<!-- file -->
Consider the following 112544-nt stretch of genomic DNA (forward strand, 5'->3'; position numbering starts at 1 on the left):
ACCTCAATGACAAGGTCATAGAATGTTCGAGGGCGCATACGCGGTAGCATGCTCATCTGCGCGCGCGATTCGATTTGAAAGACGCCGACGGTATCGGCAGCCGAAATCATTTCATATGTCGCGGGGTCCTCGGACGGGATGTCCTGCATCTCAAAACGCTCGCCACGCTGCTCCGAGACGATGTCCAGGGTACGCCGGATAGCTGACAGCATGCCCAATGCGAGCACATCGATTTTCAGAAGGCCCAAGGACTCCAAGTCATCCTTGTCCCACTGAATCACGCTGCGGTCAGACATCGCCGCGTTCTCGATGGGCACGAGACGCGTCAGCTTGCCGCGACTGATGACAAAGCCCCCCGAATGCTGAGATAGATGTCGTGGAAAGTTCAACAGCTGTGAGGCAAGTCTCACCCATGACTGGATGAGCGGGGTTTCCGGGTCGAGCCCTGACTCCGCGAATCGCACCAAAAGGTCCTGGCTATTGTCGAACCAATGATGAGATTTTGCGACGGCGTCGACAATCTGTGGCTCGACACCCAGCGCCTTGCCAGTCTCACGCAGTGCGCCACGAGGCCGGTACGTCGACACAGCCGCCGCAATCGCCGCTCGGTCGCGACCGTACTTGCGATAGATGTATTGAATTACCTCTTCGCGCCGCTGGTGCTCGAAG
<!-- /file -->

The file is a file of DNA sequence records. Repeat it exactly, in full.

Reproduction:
Consider the following 112544-nt stretch of genomic DNA (forward strand, 5'->3'; position numbering starts at 1 on the left):
ACCTCAATGACAAGGTCATAGAATGTTCGAGGGCGCATACGCGGTAGCATGCTCATCTGCGCGCGCGATTCGATTTGAAAGACGCCGACGGTATCGGCAGCCGAAATCATTTCATATGTCGCGGGGTCCTCGGACGGGATGTCCTGCATCTCAAAACGCTCGCCACGCTGCTCCGAGACGATGTCCAGGGTACGCCGGATAGCTGACAGCATGCCCAATGCGAGCACATCGATTTTCAGAAGGCCCAAGGACTCCAAGTCATCCTTGTCCCACTGAATCACGCTGCGGTCAGACATCGCCGCGTTCTCGATGGGCACGAGACGCGTCAGCTTGCCGCGACTGATGACAAAGCCCCCCGAATGCTGAGATAGATGTCGTGGAAAGTTCAACAGCTGTGAGGCAAGTCTCACCCATGACTGGATGAGCGGGGTTTCCGGGTCGAGCCCTGACTCCGCGAATCGCACCAAAAGGTCCTGGCTATTGTCGAACCAATGATGAGATTTTGCGACGGCGTCGACAATCTGTGGCTCGACACCCAGCGCCTTGCCAGTCTCACGCAGTGCGCCACGAGGCCGGTACGTCGACACAGCCGCCGCAATCGCCGCTCGGTCGCGACCGTACTTGCGATAGATGTATTGAATTACCTCTTCGCGCCGCTGGTGCTCGAAG